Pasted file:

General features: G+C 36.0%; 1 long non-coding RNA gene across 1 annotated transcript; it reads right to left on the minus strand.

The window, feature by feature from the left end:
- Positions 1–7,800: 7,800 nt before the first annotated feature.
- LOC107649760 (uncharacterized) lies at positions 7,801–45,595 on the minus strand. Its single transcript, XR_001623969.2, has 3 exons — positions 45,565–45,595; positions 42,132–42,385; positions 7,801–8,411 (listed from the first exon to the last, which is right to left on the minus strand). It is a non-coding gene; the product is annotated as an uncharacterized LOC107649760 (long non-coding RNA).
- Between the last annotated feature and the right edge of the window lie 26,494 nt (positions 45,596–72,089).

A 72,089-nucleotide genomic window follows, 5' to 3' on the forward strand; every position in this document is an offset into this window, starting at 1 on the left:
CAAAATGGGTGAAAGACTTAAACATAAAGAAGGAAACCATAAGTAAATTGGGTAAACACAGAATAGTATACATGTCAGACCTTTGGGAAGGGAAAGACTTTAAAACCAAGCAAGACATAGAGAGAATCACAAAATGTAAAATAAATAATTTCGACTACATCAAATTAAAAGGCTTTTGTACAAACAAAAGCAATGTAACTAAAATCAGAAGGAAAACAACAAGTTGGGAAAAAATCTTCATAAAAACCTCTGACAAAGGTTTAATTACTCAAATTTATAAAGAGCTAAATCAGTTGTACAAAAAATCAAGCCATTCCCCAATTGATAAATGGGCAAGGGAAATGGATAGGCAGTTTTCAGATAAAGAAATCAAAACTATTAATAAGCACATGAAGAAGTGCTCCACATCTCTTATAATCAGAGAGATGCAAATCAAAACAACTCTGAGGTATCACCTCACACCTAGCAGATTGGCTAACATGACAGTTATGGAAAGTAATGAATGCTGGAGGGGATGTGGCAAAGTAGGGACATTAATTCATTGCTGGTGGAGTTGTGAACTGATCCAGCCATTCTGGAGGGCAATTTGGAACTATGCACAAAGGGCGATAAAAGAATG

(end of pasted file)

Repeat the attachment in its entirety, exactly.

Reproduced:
General features: G+C 36.0%; 1 long non-coding RNA gene across 1 annotated transcript; it reads right to left on the minus strand.

The window, feature by feature from the left end:
- Positions 1–7,800: 7,800 nt before the first annotated feature.
- LOC107649760 (uncharacterized) lies at positions 7,801–45,595 on the minus strand. Its single transcript, XR_001623969.2, has 3 exons — positions 45,565–45,595; positions 42,132–42,385; positions 7,801–8,411 (listed from the first exon to the last, which is right to left on the minus strand). It is a non-coding gene; the product is annotated as an uncharacterized LOC107649760 (long non-coding RNA).
- Between the last annotated feature and the right edge of the window lie 26,494 nt (positions 45,596–72,089).

A 72,089-nucleotide genomic window follows, 5' to 3' on the forward strand; every position in this document is an offset into this window, starting at 1 on the left:
CAAAATGGGTGAAAGACTTAAACATAAAGAAGGAAACCATAAGTAAATTGGGTAAACACAGAATAGTATACATGTCAGACCTTTGGGAAGGGAAAGACTTTAAAACCAAGCAAGACATAGAGAGAATCACAAAATGTAAAATAAATAATTTCGACTACATCAAATTAAAAGGCTTTTGTACAAACAAAAGCAATGTAACTAAAATCAGAAGGAAAACAACAAGTTGGGAAAAAATCTTCATAAAAACCTCTGACAAAGGTTTAATTACTCAAATTTATAAAGAGCTAAATCAGTTGTACAAAAAATCAAGCCATTCCCCAATTGATAAATGGGCAAGGGAAATGGATAGGCAGTTTTCAGATAAAGAAATCAAAACTATTAATAAGCACATGAAGAAGTGCTCCACATCTCTTATAATCAGAGAGATGCAAATCAAAACAACTCTGAGGTATCACCTCACACCTAGCAGATTGGCTAACATGACAGTTATGGAAAGTAATGAATGCTGGAGGGGATGTGGCAAAGTAGGGACATTAATTCATTGCTGGTGGAGTTGTGAACTGATCCAGCCATTCTGGAGGGCAATTTGGAACTATGCACAAAGGGCGATAAAAGAATG